If there is one company which is ready to move in fast when the much-awaited vehicle scrappage policy gets the green signal from the government, then it is Mahindra Accelo, M&M’s joint venture with MSTC, which has India’s first organized vehicle recycling facility in Greater Noida.

This comprehensive feature reveals the inner details of the recycling process, the benefits of recycling and how India can both reduce its imports of steel as well as lower its cost of production. According to Sumit Issar, MD, Mahindra Accelo, the company has replicated the best of the recycling industry in Japan and Europe and that the Noida facility is among the best globally.

In yet another detailed feature, we reveal MG Motor India’s plan to ramp up production as well as localisation, while also detailing 70 component suppliers to the MG Hector SUV. And, as Rajeev Chaba, President and MD, MG Motor India, says “All our vendors – global and local – were selected with a greater focus on quality than cost.”

Tata Motors’ future EV game-plan, Renault Triber’s clever engineering
Tata Motors is aiming to be a globally competitive EV player. The company recently revealed its Ziptron electric powertrain platform, designed to be the driver of future EVs from the company. Ziptron is part of Tata Motors’ reworked EV strategy under which all the four new models are being lined up to enter the electric mobility market over the next 12-18 months.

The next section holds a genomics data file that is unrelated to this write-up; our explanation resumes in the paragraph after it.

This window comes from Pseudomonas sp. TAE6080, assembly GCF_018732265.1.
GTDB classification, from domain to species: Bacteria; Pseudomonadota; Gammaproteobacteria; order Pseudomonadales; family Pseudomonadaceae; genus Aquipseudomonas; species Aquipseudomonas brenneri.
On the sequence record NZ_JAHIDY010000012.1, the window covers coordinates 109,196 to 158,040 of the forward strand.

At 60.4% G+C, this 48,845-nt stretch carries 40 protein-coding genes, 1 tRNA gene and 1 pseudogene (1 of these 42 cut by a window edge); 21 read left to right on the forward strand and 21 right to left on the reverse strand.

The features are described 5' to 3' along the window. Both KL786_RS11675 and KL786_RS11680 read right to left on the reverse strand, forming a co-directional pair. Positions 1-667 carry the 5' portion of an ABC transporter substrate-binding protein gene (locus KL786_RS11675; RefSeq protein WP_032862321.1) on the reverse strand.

The recently launched Renault Triber has created a brand-new segment within the sub-four-metre space. But does it really offer enough space for seven at a sub-Rs 700,000 price-tag? Finds out how the car maker managed to liberate maximum interior within a tight exterior.

In an exclusive interview, Arvind Sawant, Union Minister for Heavy Industries and Public Enterprises, speaks about the government's focus on promoting electric mobility, the need to ensure employment stability in the transition, and also shares a message for the IC engine vehicle industry, which is tackling a serious slowdown.

We also speak to Ashish H Kale, the President of the Federation of Automobile Dealers Associations (FADA) on the industry slowdown, reducing high two-wheeler inventory levels, dealing with disruptions, why a scrappage policy will drive CV fleet sales, and training next-generation dealer-owners at the FADA Academy.    

Lots of news too
With plenty of industry activity in the past fortnight, it’s not surprising that this issue contains lots of exciting news starting with how India has become KTM’s largest global market. The same period also saw TCS ink a strategic deal for the assets and skilled personnel of GM Technical Centre India in Bangalore, and Tamil Nadu announce a policy designed to make the state an EV hub. All this and much more in the latest issue.    

Where to buy?
Autocar Professional magazine is available through all good newsagents and for download from Magzster. You can also buy one-off copies of Autocar Professional magazine – contact Ganesh at Alternatively, never miss an issue – subscribe to Autocar Professional magazine today.

Also read: Scrappage Policy to apply polluter-pays principle, 1900% hike in fee for re-registered vehicles